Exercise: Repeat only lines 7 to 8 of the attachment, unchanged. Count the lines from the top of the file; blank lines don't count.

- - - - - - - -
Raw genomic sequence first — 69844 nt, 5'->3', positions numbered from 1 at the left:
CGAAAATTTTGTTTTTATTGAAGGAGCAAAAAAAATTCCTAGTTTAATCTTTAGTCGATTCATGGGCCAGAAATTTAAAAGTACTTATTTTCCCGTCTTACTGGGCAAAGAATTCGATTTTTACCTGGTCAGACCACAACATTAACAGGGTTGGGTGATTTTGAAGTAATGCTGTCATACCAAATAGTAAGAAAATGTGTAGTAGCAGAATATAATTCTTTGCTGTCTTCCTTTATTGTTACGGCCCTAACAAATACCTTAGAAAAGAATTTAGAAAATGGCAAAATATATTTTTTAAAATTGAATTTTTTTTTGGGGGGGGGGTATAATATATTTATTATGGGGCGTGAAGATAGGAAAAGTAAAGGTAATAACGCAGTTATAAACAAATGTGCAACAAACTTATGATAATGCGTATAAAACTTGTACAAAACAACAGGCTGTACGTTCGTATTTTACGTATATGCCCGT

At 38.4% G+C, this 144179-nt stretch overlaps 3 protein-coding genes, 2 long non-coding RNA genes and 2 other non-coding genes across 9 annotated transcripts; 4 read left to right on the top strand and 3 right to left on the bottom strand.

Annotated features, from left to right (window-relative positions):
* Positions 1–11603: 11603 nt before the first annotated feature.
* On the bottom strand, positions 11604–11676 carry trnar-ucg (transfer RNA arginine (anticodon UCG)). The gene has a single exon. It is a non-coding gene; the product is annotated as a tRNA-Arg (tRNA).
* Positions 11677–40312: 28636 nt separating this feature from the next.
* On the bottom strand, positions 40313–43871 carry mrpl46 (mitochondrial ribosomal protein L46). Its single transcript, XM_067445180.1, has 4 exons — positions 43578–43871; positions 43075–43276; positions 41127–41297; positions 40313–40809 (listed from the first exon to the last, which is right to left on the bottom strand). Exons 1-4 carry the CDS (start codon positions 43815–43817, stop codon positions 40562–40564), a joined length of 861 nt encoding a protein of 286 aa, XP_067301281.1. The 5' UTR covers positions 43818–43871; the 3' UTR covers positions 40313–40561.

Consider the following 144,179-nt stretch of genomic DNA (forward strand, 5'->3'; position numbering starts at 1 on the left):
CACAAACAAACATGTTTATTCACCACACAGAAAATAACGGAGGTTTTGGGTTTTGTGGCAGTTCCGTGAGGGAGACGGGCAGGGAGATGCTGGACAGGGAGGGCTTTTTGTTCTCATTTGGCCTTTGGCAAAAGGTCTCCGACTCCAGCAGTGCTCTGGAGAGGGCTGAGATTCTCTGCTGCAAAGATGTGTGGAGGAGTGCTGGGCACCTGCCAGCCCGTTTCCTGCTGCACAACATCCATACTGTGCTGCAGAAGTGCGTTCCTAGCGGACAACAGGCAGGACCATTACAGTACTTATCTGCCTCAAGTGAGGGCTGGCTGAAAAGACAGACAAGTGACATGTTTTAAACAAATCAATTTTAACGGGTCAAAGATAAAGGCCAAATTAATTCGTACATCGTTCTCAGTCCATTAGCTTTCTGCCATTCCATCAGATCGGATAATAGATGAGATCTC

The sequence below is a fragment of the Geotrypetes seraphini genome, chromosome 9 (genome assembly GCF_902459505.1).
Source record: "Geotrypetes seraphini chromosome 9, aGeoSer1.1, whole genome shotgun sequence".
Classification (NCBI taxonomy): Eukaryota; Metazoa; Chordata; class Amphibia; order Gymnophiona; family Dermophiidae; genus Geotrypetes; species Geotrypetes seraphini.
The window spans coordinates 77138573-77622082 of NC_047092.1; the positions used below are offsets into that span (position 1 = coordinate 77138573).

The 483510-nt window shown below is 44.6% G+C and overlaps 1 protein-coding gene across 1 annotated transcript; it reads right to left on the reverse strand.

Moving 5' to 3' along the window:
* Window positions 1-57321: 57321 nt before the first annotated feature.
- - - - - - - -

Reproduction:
* Positions 11677–40312: 28636 nt separating this feature from the next.
* On the bottom strand, positions 40313–43871 carry mrpl46 (mitochondrial ribosomal protein L46). Its single transcript, XM_067445180.1, has 4 exons — positions 43578–43871; positions 43075–43276; positions 41127–41297; positions 40313–40809 (listed from the first exon to the last, which is right to left on the bottom strand). Exons 1-4 carry the CDS (start codon positions 43815–43817, stop codon positions 40562–40564), a joined length of 861 nt encoding a protein of 286 aa, XP_067301281.1. The 5' UTR covers positions 43818–43871; the 3' UTR covers positions 40313–40561.